Michael Howard (Lowry, A Visionary Artist, Salford, 2000, pp. 213-4), comments on Lowry's later landscapes, 'It seems clear that his most effective mature landscapes are those that, even though empty of any sign of human activity, are nevertheless invested with human presence and meaning. They exude a sense of heaviness, an oppressive, catatonic stillness that comes close to the sublime landscapes of the late eighteenth and early nineteenth century Romantic painters. The geological irregularities of the vista are rounded into regularised, suggestive contours and the natural landscape is reorganised into a series of simple rhythmic patterns, reductive in both colour and line. There is no attempt to catalogue the sifting effects of the weather or light, and rarely do we see tractors or cars, or any other signs of the incidental activity that are the mark of a working landscape. There are in effect 'timeless' landscapes, inbued with a cold light that appears to emanate from the canvas itself. Lowry has found in these works painterly equivalents for certain visual effects of atmosphere that are particular to Northern hill landscape, and his roughened or, on occasion, faceted surfaces catch and reflect the light, laying bare the lineaments of the landscape to the eye of the viewer.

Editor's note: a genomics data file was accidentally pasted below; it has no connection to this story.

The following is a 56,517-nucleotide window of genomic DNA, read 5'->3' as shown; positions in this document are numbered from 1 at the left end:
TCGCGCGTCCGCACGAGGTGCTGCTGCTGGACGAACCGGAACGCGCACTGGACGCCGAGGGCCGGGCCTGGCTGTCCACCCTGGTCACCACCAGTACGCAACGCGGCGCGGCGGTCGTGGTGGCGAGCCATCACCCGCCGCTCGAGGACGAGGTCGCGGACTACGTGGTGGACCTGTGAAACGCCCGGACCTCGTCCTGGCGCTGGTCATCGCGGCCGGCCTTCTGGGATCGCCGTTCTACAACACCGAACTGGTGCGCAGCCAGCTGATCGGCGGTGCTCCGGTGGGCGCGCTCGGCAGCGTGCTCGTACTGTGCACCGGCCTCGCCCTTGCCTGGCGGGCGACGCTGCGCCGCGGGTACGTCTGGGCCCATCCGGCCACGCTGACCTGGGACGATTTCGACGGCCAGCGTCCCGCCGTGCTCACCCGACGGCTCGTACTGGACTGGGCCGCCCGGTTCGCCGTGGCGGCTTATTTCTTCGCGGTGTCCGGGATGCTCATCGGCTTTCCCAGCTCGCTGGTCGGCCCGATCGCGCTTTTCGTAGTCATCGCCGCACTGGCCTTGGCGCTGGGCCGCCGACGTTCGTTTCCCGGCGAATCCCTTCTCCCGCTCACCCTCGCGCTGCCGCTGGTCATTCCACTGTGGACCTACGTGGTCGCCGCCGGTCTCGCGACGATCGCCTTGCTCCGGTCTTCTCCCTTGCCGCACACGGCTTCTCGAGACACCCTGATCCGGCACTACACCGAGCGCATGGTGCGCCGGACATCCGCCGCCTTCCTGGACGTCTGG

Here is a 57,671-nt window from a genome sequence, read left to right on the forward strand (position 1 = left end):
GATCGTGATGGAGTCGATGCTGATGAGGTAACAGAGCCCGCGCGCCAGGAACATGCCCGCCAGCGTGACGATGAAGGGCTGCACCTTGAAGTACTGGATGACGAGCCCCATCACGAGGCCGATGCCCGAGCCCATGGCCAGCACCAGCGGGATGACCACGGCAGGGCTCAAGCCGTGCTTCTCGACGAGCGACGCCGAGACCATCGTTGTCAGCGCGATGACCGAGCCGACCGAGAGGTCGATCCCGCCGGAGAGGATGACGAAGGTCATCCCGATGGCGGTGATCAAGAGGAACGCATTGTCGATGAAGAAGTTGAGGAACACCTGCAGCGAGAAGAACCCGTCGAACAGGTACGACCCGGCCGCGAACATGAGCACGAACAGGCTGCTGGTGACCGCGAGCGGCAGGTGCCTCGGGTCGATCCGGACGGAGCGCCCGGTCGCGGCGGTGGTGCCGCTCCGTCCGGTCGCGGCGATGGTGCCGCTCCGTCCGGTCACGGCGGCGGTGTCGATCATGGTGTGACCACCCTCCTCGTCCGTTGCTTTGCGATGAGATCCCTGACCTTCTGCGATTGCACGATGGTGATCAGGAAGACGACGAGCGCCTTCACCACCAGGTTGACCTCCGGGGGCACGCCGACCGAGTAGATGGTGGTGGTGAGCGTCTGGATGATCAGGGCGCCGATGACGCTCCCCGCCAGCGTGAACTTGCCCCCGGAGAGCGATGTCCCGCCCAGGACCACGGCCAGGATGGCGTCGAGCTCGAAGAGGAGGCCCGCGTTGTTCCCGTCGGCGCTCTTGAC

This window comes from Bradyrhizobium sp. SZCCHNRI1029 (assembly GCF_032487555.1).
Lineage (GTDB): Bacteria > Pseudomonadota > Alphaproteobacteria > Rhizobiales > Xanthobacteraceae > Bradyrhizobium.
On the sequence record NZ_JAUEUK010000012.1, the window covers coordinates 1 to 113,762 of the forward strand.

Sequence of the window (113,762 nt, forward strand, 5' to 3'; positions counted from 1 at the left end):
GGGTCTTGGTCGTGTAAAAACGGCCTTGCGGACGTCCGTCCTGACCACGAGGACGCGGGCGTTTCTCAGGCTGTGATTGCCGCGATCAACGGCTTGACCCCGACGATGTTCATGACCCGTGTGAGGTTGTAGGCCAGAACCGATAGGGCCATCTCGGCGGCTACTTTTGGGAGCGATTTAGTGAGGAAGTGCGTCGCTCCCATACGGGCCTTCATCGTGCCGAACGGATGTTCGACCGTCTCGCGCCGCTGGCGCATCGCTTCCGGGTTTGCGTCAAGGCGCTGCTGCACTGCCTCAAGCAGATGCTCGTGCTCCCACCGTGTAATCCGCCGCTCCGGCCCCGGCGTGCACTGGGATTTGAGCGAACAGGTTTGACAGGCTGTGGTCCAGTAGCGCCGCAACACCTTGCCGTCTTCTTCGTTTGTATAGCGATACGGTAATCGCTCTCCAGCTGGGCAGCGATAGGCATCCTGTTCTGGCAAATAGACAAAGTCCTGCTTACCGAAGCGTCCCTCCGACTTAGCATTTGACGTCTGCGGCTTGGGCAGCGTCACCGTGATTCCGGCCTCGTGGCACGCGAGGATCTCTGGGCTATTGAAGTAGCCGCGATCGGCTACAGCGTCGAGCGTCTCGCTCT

Lowry rejected the standard means of welcoming the viewer into his landscapes. One looks in vain for the stabilising repoussoir elements, such as trees and buildings to bracket and contain the scene. His roads, when they appear, are disjointed and, of course, there are no picturesque farm workers, cattle, sheep or even birds to enliven the view set before us. The compositional rhythms run across the canvas and the distance is suggested by overlapping forms, with often sharp, cut-out edges that further remove the image from the softness and roundedness of the natural landscape'.
Sir Gordon Newton (1907-1998), the previous owner of this work, was editor of the Financial Times, 1950-72.